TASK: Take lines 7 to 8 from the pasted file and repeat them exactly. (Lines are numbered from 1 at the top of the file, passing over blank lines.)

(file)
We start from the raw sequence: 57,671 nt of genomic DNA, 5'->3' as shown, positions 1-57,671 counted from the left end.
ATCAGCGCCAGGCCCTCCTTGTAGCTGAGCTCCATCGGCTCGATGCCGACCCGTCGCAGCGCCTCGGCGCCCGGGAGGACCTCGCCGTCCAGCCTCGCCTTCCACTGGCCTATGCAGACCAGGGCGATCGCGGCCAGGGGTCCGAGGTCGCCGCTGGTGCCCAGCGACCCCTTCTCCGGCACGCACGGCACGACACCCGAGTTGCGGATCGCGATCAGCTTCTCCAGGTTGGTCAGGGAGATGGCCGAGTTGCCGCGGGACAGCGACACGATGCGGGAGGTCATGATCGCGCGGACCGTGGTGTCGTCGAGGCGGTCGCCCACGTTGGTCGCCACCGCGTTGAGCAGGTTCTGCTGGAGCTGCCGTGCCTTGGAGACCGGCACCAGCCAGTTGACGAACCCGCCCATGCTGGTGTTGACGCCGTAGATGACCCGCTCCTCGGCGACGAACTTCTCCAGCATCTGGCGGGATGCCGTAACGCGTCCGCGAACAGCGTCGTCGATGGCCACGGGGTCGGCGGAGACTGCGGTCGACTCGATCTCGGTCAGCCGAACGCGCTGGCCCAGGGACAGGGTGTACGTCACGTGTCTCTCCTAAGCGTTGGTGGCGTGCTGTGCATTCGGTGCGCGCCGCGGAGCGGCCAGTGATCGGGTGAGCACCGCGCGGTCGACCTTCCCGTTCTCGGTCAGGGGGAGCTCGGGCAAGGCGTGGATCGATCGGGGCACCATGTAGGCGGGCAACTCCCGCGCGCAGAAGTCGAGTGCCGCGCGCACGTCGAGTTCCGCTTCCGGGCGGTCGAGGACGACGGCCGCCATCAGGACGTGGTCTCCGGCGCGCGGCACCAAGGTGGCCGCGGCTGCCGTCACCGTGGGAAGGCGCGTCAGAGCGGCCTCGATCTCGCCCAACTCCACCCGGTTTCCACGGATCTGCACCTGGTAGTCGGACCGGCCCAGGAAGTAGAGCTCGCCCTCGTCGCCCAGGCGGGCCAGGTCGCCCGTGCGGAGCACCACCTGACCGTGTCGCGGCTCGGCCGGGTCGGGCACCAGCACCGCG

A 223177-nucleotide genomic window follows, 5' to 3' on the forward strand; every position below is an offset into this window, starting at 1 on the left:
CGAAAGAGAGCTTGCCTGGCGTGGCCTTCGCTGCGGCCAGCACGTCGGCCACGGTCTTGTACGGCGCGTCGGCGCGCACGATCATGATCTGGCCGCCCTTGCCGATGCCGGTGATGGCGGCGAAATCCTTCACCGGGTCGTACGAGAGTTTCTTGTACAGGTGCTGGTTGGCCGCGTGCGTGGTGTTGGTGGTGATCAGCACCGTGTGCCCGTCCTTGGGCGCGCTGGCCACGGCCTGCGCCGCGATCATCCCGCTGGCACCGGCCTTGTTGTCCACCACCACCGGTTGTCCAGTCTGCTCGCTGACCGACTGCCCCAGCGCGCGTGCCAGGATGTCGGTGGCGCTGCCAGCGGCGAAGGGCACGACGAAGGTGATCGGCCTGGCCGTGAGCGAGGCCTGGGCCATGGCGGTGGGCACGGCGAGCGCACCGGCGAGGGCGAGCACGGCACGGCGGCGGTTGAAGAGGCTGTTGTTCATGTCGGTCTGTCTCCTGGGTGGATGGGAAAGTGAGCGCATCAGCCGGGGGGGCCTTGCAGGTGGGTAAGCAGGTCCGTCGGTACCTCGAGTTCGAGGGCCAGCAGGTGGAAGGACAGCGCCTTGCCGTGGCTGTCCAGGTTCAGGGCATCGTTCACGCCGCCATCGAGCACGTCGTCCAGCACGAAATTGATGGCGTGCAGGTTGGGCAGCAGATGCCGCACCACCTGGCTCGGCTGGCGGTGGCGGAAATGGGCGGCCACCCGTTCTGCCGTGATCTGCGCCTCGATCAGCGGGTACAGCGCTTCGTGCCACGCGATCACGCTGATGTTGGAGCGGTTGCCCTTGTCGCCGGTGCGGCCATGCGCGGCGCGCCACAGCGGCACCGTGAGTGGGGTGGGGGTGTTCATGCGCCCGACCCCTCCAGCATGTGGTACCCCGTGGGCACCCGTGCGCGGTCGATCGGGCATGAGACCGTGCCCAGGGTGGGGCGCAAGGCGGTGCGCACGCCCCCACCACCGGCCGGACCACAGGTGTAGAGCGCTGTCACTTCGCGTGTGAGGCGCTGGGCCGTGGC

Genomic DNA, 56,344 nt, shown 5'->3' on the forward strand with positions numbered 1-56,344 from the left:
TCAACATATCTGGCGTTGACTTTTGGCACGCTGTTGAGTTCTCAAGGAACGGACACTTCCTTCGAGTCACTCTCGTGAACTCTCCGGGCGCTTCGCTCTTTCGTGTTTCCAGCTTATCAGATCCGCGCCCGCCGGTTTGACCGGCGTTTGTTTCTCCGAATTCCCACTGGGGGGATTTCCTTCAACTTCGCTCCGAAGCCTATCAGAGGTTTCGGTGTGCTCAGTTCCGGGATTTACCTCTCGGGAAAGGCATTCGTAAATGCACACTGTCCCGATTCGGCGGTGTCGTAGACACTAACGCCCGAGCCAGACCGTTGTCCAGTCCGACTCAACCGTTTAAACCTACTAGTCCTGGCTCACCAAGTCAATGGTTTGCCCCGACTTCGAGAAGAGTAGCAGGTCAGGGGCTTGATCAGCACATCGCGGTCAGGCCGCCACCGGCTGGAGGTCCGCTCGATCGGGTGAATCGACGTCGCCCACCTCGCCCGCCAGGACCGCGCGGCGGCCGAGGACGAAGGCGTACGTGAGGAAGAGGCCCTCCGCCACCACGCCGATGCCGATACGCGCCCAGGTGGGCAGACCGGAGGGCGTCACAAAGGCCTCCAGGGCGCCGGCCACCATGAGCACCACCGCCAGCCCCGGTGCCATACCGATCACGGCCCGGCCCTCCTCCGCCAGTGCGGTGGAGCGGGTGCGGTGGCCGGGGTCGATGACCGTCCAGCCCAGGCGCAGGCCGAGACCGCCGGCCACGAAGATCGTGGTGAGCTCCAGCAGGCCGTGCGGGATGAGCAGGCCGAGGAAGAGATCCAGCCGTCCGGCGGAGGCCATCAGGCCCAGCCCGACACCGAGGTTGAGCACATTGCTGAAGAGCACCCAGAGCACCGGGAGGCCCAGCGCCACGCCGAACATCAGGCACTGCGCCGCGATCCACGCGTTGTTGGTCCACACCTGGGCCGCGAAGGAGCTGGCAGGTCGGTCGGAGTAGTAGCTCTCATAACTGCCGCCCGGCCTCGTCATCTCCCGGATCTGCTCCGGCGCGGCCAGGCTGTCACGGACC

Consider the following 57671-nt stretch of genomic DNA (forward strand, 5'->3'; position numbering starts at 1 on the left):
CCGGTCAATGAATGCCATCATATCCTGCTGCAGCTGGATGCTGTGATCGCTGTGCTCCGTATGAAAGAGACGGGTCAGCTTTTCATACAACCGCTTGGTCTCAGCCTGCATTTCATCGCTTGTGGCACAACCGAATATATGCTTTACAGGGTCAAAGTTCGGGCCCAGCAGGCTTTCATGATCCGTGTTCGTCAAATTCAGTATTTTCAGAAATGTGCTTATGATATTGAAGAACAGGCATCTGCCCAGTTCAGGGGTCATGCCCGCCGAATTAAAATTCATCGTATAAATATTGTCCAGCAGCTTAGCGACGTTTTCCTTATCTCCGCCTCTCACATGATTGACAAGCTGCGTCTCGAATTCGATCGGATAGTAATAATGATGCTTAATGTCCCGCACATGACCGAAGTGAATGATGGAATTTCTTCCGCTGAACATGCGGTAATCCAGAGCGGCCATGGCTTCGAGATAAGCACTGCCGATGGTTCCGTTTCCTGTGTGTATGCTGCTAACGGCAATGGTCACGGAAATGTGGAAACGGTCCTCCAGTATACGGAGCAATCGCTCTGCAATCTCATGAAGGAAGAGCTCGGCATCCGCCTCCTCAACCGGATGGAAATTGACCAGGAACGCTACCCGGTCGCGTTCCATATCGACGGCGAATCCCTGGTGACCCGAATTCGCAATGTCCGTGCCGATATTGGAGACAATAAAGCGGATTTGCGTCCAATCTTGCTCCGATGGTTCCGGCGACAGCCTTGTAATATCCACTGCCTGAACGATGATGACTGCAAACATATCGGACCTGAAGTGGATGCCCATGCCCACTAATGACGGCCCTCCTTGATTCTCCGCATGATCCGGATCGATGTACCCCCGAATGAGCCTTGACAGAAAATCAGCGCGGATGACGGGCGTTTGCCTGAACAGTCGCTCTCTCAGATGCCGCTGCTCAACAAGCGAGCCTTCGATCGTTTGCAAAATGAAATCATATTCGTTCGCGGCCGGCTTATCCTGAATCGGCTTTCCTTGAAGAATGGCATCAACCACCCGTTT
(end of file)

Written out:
Consider the following 57671-nt stretch of genomic DNA (forward strand, 5'->3'; position numbering starts at 1 on the left):
CCGGTCAATGAATGCCATCATATCCTGCTGCAGCTGGATGCTGTGATCGCTGTGCTCCGTATGAAAGAGACGGGTCAGCTTTTCATACAACCGCTTGGTCTCAGCCTGCATTTCATCGCTTGTGGCACAACCGAATATATGCTTTACAGGGTCAAAGTTCGGGCCCAGCAGGCTTTCATGATCCGTGTTCGTCAAATTCAGTATTTTCAGAAATGTGCTTATGATATTGAAGAACAGGCATCTGCCCAGTTCAGGGGTCATGCCCGCCGAATTAAAATTCATCGTATAAATATTGTCCAGCAGCTTAGCGACGTTTTCCTTATCTCCGCCTCTCACATGATTGACAAGCTGCGTCTCGAATTCGATCGGATAGTAATAATGATGCTTAATGTCCCGCACATGACCGAAGTGAATGATGGAATTTCTTCCGCTGAACATGCGGTAATCCAGAGCGGCCATGGCTTCGAGATAAGCACTGCCGATGGTTCCGTTTCCTGTGTGTATGCTGCTAACGGCAATGGTCACGGAAATGTGGAAACGGTCCTCCAGTATACGGAGCAATCGCTCTGCAATCTCATGAAGGAAGAGCTCGGCATCCGCCTCCTCAACCGGATGGAAATTGACCAGGAACGCTACCCGGTCGCGTTCCATATCGACGGCGAATCCCTGGTGACCCGAATTCGCAATGTCCGTGCCGATATTGGAGACAATAAAGCGGATTTGCGTCCAATCTTGCTCCGATGGTTCCGGCGACAGCCTTGTAATATCCACTGCCTGAACGATGATGACTGCAAACATATCGGACCTGAAGTGGATGCCCATGCCCACTAATGACGGCCCTCCTTGATTCTCCGCATGATCCGGATCGATGTACCCCCGAATGAGCCTTGACAGAAAATCAGCGCGGATGACGGGCGTTTGCCTGAACAGTCGCTCTCTCAGATGCCGCTGCTCAACAAGCGAGCCTTCGATCGTTTGCAAAATGAAATCATATTCGTTCGCGGCCGGCTTATCCTGAATCGGCTTTCCTTGAAGAATGGCATCAACCACCCGTTT